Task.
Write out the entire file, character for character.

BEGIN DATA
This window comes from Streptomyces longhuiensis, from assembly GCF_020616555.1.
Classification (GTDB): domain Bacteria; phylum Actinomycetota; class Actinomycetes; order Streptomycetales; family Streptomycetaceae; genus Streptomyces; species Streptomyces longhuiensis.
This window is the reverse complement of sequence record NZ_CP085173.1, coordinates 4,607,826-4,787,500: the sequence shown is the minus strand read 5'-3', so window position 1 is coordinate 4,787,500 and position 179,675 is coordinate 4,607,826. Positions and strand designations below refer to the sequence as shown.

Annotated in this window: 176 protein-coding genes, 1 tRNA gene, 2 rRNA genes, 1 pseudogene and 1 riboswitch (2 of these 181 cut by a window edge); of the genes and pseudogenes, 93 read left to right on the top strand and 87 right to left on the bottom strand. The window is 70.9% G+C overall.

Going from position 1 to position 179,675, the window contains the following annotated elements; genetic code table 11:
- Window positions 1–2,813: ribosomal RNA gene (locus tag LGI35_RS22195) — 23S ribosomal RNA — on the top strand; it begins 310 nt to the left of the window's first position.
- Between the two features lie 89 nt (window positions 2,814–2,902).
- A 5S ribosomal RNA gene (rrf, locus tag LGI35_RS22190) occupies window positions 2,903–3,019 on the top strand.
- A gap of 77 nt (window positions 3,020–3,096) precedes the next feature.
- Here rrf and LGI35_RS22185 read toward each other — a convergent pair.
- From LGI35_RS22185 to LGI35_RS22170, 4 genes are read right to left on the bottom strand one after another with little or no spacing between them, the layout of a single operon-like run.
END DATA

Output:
This window comes from Streptomyces longhuiensis, from assembly GCF_020616555.1.
Classification (GTDB): domain Bacteria; phylum Actinomycetota; class Actinomycetes; order Streptomycetales; family Streptomycetaceae; genus Streptomyces; species Streptomyces longhuiensis.
This window is the reverse complement of sequence record NZ_CP085173.1, coordinates 4,607,826-4,787,500: the sequence shown is the minus strand read 5'-3', so window position 1 is coordinate 4,787,500 and position 179,675 is coordinate 4,607,826. Positions and strand designations below refer to the sequence as shown.

Annotated in this window: 176 protein-coding genes, 1 tRNA gene, 2 rRNA genes, 1 pseudogene and 1 riboswitch (2 of these 181 cut by a window edge); of the genes and pseudogenes, 93 read left to right on the top strand and 87 right to left on the bottom strand. The window is 70.9% G+C overall.

Going from position 1 to position 179,675, the window contains the following annotated elements; genetic code table 11:
- Window positions 1–2,813: ribosomal RNA gene (locus tag LGI35_RS22195) — 23S ribosomal RNA — on the top strand; it begins 310 nt to the left of the window's first position.
- Between the two features lie 89 nt (window positions 2,814–2,902).
- A 5S ribosomal RNA gene (rrf, locus tag LGI35_RS22190) occupies window positions 2,903–3,019 on the top strand.
- A gap of 77 nt (window positions 3,020–3,096) precedes the next feature.
- Here rrf and LGI35_RS22185 read toward each other — a convergent pair.
- From LGI35_RS22185 to LGI35_RS22170, 4 genes are read right to left on the bottom strand one after another with little or no spacing between them, the layout of a single operon-like run.